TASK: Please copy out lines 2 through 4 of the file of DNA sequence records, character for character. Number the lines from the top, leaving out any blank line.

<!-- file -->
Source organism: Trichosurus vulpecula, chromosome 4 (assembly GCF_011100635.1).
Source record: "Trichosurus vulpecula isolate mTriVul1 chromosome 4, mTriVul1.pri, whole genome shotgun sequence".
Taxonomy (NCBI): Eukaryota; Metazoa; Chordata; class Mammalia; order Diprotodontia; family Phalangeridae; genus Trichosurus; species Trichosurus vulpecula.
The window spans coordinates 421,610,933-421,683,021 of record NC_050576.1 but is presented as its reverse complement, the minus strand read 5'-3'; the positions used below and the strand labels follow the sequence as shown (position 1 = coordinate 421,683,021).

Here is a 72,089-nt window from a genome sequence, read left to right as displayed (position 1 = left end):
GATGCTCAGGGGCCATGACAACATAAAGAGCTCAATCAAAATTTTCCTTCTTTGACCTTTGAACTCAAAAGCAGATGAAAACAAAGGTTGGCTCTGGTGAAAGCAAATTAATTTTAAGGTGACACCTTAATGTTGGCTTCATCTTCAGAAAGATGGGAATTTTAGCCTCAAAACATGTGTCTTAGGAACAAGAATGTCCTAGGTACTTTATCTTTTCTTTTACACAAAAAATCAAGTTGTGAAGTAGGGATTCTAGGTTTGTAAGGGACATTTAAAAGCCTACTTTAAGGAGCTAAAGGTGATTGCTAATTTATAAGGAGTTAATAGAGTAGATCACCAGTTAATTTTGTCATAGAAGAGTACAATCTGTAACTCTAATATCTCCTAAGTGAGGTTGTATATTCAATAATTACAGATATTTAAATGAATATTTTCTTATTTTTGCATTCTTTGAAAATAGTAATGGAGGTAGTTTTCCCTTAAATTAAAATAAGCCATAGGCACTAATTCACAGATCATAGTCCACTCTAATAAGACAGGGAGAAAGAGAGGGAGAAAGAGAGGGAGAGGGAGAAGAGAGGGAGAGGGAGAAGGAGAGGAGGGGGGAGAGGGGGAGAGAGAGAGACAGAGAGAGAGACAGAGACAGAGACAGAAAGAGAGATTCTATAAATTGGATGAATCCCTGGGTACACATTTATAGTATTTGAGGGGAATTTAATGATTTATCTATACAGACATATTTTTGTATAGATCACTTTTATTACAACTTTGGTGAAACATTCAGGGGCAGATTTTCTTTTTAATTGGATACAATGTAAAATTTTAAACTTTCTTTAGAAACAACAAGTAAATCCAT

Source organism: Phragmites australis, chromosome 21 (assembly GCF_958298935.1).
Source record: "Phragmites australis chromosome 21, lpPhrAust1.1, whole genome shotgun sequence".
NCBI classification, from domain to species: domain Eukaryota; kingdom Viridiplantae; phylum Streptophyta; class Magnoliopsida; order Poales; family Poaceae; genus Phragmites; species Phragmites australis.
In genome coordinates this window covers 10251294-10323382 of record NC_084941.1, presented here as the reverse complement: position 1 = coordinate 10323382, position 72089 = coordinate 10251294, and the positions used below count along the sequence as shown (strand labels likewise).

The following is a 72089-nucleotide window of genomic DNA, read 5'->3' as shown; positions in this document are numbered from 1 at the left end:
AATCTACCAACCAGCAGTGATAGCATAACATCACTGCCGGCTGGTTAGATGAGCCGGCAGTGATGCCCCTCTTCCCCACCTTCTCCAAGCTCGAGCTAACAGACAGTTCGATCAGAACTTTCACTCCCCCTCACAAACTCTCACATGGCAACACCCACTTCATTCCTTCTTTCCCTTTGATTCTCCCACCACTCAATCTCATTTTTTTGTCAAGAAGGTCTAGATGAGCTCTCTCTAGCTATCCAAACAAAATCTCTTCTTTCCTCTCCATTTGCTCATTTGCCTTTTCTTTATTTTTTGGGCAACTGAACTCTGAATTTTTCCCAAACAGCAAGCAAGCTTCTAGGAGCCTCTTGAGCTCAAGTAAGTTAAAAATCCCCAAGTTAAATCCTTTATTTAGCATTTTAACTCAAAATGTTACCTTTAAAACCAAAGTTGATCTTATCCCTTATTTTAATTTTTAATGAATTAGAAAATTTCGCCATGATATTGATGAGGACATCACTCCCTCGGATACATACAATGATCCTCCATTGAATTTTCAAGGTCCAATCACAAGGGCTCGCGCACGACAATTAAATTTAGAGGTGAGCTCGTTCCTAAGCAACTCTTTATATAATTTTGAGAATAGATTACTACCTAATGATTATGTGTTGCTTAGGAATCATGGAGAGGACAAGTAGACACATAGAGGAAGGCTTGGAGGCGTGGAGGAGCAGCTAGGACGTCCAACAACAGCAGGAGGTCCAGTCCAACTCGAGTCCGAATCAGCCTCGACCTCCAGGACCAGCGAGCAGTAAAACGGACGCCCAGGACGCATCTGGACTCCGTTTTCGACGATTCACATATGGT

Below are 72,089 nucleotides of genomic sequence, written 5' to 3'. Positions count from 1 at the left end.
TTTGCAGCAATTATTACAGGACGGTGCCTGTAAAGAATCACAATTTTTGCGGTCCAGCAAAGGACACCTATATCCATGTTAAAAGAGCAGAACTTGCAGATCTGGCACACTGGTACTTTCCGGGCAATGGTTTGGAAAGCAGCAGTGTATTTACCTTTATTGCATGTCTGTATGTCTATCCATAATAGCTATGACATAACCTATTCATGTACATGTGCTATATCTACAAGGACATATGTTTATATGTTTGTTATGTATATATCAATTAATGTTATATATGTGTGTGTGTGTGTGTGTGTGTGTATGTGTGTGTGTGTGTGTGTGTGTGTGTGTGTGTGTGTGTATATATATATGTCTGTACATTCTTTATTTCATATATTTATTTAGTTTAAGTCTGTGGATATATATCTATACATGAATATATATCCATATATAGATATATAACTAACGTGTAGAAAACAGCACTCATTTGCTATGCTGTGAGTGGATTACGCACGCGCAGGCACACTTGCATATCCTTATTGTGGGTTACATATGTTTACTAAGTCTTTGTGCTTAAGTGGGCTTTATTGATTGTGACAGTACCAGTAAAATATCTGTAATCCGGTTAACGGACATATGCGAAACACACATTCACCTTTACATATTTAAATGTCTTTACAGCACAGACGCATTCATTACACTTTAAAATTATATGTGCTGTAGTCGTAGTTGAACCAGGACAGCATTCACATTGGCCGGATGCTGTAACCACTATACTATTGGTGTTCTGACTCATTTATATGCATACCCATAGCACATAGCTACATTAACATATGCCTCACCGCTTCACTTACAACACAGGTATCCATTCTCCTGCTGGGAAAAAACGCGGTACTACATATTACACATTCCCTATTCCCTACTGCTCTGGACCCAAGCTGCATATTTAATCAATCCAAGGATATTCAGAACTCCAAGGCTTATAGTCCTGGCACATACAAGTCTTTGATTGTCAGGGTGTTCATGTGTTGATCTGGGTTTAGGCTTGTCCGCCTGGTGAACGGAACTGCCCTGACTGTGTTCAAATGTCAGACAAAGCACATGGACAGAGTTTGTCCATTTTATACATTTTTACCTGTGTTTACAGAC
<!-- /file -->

Source record: "Trichosurus vulpecula isolate mTriVul1 chromosome 4, mTriVul1.pri, whole genome shotgun sequence".
Taxonomy (NCBI): Eukaryota; Metazoa; Chordata; class Mammalia; order Diprotodontia; family Phalangeridae; genus Trichosurus; species Trichosurus vulpecula.
The window spans coordinates 421,610,933-421,683,021 of record NC_050576.1 but is presented as its reverse complement, the minus strand read 5'-3'; the positions used below and the strand labels follow the sequence as shown (position 1 = coordinate 421,683,021).